Billfish Expo 2011

Posted: February 7, 2011 in Billfish Expo 2011
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This coming Saturday Skip Smith and Mark Sosin will be hosting the 2nd annual Billfish Expo at the IGFA headquarters in Dania Beach, Florida.  Following the success of last years event, Skip has, once again been able to assemble some of the best fisherman in the business. They will be covering topics such as kite fishing, dredging, tournament strategies, electronics and boat handling. Usually the only way you could gain access to this type of information was to go and fish with these guys in the different corners of the world. Here you have them all in one room ready to pass on information to help make you a better fisherman. The knowledge you can gain off these guys is invaluable. This will also be the first public debut for the Obadu Wiring Gloves. If  your there and you want to check them stop by our booth.

There will be some tickets available at the door but if you want to make sure you don’t miss out  you can purchase them at http://www.billfishexpo.com. Hope to see you there.

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Well I finally had the chance to speak with Jason Holtz and find out how his season went in Ascension Is. As I mentioned in an earlier report the boys got of to a great start hooking a big one on their first day out. But unfortunately the fishing was patchy for rest of the season. Jason said the conditions were good, nice clean water,steady current and plenty of bait just a lack of fish. He also said they raised  quite a few sailfish and white marlin which is unusual for Ascension. Years ago while fishing in Ghana Clay & I noticed the same thing, when we were seeing a lot of sails the blue marlin weren’t around. Maybe they don’t like swimming in the same currents.

They raised 3 big fish that Jason called over a grand, 2 well over the mark and one around a grand. The biggest one Jason spotted tailing past the boat and when he first saw her he thought it was a small whale! The big girl came up on the short bait then swam across to the long corner,eyeballing the lures. Jason got a really good look at her from the tower,praying she would eat something but unfortunately she lost interest and swam away. He said it was one of the biggest fish he had seen in a long time.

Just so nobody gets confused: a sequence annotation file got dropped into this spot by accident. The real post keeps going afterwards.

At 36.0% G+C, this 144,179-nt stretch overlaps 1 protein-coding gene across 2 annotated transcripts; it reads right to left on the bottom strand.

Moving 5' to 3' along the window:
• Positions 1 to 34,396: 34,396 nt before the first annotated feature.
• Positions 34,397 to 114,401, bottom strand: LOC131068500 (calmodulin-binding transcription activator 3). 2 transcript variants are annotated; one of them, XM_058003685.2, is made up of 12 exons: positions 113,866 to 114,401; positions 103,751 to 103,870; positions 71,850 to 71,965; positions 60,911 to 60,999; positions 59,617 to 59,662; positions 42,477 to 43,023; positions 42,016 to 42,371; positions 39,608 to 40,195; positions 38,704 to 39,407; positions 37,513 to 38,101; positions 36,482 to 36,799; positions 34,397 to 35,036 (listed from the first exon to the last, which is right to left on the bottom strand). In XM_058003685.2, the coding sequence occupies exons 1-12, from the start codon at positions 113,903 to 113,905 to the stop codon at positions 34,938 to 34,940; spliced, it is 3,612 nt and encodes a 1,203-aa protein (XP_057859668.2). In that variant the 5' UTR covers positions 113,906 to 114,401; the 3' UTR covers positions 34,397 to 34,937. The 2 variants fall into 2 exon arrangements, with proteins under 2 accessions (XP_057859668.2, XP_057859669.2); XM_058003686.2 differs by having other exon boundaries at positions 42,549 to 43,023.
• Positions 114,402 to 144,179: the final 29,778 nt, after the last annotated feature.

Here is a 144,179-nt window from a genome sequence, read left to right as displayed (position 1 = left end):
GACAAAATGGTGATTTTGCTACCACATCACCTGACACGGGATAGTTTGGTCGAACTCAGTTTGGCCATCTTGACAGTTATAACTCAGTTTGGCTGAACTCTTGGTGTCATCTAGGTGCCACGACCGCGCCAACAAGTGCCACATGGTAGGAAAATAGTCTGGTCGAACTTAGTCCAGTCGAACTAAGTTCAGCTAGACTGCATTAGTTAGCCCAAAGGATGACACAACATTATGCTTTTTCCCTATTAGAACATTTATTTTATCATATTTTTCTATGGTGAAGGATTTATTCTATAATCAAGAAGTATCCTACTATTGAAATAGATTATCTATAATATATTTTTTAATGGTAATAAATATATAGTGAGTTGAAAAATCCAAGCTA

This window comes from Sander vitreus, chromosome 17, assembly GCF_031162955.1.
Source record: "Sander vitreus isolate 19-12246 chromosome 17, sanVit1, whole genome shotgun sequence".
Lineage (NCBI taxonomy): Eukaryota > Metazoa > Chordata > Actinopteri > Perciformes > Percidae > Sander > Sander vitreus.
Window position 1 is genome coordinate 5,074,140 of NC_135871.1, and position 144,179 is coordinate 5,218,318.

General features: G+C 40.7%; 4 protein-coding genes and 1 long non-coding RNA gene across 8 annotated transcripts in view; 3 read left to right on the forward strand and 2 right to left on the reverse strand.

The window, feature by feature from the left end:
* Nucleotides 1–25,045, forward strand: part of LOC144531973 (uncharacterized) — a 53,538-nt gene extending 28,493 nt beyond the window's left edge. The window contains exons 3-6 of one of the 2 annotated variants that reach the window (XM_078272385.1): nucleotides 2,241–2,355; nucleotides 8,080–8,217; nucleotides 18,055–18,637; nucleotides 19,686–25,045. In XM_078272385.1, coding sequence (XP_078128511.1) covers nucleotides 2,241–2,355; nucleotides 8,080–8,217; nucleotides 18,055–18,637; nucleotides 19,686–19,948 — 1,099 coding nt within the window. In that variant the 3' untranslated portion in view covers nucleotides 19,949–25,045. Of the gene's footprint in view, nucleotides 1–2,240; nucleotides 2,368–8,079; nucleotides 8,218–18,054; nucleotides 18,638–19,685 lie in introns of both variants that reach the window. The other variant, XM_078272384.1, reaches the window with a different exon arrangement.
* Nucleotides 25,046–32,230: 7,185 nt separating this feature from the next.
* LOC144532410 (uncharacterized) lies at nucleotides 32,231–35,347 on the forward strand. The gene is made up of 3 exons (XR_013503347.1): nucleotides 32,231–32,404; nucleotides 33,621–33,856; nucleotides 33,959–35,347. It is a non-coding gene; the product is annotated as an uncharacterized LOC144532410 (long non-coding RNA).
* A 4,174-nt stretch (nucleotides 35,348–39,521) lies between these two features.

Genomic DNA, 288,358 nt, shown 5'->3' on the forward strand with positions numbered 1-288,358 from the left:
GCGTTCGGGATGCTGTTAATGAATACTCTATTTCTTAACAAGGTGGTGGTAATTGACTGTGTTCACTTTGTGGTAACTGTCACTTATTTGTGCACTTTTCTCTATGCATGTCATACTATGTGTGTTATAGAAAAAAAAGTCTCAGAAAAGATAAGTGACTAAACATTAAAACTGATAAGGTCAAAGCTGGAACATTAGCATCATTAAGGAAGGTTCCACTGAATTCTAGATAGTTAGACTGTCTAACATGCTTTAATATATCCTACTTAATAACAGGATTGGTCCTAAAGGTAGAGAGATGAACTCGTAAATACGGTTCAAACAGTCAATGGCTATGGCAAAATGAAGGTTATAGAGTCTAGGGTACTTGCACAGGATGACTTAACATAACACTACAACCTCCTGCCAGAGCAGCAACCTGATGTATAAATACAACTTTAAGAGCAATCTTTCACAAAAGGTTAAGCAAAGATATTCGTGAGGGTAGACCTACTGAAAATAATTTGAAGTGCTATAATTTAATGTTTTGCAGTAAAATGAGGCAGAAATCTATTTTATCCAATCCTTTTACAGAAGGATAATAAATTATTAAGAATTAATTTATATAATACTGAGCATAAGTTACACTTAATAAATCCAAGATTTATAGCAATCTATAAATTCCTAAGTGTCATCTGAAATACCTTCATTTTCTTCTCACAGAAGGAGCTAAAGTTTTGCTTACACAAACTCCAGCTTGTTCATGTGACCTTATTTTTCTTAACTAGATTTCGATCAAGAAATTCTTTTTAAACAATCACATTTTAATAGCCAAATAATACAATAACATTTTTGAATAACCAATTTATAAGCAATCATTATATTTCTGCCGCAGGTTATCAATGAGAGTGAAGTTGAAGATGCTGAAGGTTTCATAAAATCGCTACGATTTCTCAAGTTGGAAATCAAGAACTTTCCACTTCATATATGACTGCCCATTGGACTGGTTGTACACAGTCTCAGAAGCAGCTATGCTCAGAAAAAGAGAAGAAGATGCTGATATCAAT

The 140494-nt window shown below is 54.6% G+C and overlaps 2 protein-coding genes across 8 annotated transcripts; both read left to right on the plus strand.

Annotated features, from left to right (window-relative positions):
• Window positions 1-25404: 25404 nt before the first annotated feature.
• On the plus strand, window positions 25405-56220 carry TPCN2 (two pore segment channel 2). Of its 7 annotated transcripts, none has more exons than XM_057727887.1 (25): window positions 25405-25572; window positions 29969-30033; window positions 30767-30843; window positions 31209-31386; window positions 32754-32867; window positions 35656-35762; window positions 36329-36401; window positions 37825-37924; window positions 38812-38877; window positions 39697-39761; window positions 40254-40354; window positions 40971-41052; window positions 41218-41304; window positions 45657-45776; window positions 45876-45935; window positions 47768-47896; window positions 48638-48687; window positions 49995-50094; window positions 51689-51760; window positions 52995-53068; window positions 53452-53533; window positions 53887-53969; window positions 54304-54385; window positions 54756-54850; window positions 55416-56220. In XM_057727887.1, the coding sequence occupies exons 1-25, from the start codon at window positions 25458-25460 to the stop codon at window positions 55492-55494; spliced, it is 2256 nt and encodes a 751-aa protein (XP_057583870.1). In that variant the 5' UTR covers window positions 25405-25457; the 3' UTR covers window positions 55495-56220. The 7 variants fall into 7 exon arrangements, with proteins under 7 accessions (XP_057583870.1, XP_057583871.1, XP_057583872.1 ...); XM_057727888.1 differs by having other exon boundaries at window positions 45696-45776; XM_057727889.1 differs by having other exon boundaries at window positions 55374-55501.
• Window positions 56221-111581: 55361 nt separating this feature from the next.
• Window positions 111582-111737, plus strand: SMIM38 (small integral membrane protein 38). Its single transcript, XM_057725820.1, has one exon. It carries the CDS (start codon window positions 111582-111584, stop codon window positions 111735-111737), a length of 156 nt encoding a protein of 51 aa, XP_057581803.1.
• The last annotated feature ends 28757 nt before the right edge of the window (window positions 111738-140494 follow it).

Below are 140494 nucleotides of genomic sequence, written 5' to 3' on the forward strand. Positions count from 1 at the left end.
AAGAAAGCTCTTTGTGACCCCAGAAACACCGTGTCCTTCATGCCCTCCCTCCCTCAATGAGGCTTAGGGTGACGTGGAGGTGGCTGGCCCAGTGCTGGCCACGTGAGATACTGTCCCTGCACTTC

Ascension Island isn’t an easy place to get to. With only one flight a week in and out and being so remote, the logistics of running charters there can be difficult. Jason was very grateful that everything went of without a hitch, he just would have liked a few more bites. The boys finished up hard releasing 7 fish for their last charter,with the biggest one around  700#. This was well deserved after the huge effort they put in over the season. Jas’ and BT are now back fishing in their home waters of Kona.

What an interesting season it was for the boats fishing the reef. The few boats that started fishing in early september were rewarded with good fishing. The majority of the fleet having multiple bite days with quite a few big girls getting caught. Most of the action was around Linden Bank and a few boats were finding them further north up on the Ribbon reefs. It was shaping up to be a big season. Then in early October the water warmed up, the current started pushing to the north and the fish swam off the edge. When I spoke to my old captain Biggs around this time he told me the water temp rose considerably over just a few days. I remember the old timer’s telling me that for Cairns to have a really good season the water had to stay cool all the way through November. It was never a good sign when the water got to hot to early.

The fishing remained patchy through October with most of the boats struggling to find fish. I heard of a few boats having 7-10 day stretches without even raising a fish. Usually the Lizard Island tournament brings some good fishing as it is planned around the best tides of the  season. I did here of some nice fish being released but there were a few days where there was only a handful of fish caught amongst the whole fleet.  Captain Bill Bilson on Viking 11 won champion boat with 7 fish which isn’t a bad result but I remember some years where you had to catch 20 fish just to be in the hunt. After the tournament most of the boats headed south to Linden Bank. The boats that had been fishing the bank all season seem to be having the most consistent action. When I spoke with Biggs around this time he told me he hadn’t been north of Escape reef. He had been finding most of his bites on the bank and  Opal ridge. There weren’t any big numbers of fish, just good steady fishing.